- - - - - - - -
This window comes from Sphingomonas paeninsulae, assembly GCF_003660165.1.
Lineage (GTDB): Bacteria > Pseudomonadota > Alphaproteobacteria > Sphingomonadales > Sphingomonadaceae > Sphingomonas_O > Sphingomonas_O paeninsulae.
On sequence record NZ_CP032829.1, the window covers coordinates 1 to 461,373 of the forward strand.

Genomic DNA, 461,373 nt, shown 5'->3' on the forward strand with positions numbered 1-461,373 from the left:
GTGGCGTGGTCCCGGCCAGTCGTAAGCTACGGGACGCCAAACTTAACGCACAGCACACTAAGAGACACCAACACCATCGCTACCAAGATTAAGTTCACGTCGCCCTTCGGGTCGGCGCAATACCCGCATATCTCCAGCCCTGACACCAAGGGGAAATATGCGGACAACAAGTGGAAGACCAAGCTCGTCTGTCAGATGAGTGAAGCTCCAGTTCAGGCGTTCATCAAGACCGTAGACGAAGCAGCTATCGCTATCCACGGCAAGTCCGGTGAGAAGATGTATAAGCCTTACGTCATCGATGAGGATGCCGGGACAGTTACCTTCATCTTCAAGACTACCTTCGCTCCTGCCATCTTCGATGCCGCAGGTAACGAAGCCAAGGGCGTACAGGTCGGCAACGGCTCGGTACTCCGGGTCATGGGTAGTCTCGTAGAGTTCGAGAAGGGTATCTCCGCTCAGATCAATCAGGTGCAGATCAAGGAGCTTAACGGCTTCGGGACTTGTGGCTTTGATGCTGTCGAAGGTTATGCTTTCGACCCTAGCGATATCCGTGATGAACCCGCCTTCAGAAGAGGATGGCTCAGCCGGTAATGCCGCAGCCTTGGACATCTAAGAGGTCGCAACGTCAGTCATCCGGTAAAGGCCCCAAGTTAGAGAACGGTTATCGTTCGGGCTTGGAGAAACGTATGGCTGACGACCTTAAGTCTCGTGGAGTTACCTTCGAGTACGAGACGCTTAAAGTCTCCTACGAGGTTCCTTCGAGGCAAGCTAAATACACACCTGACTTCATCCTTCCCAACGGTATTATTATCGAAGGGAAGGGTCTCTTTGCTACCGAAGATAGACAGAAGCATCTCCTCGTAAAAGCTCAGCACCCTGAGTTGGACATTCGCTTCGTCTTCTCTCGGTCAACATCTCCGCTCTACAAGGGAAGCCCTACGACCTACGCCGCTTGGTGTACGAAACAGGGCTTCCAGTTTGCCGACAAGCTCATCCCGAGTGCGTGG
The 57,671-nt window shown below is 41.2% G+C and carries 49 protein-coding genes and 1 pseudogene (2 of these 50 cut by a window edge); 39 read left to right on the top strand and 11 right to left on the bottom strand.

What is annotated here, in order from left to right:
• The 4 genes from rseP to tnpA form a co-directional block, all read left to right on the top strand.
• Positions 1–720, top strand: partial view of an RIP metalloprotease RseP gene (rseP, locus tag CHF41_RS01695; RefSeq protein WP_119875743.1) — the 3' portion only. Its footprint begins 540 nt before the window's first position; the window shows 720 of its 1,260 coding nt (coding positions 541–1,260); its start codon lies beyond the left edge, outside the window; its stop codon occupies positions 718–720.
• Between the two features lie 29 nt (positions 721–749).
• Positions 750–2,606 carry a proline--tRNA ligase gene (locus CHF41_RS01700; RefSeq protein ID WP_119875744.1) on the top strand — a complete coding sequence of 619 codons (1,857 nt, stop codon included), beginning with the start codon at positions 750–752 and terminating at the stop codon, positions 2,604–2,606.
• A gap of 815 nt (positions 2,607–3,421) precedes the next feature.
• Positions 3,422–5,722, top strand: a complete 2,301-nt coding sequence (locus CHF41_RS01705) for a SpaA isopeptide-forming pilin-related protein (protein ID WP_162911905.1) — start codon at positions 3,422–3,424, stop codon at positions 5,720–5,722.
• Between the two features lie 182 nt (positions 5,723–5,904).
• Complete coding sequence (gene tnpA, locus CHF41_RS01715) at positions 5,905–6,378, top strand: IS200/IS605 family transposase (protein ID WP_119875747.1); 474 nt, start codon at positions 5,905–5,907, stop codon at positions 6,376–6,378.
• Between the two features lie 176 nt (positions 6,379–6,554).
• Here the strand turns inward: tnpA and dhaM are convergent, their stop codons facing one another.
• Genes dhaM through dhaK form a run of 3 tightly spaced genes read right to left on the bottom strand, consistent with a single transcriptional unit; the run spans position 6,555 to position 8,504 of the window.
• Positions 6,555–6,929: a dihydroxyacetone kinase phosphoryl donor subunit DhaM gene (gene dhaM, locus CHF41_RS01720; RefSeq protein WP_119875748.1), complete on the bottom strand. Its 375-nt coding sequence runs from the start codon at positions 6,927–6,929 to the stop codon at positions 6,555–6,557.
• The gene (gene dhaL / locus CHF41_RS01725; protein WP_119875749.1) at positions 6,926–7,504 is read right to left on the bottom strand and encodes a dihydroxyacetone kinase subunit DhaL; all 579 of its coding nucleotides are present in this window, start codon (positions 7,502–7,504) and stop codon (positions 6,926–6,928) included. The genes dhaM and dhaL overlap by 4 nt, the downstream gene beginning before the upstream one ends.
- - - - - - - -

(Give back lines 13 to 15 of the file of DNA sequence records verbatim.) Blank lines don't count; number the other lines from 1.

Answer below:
• Positions 3,422–5,722, top strand: a complete 2,301-nt coding sequence (locus CHF41_RS01705) for a SpaA isopeptide-forming pilin-related protein (protein ID WP_162911905.1) — start codon at positions 3,422–3,424, stop codon at positions 5,720–5,722.
• Between the two features lie 182 nt (positions 5,723–5,904).
• Complete coding sequence (gene tnpA, locus CHF41_RS01715) at positions 5,905–6,378, top strand: IS200/IS605 family transposase (protein ID WP_119875747.1); 474 nt, start codon at positions 5,905–5,907, stop codon at positions 6,376–6,378.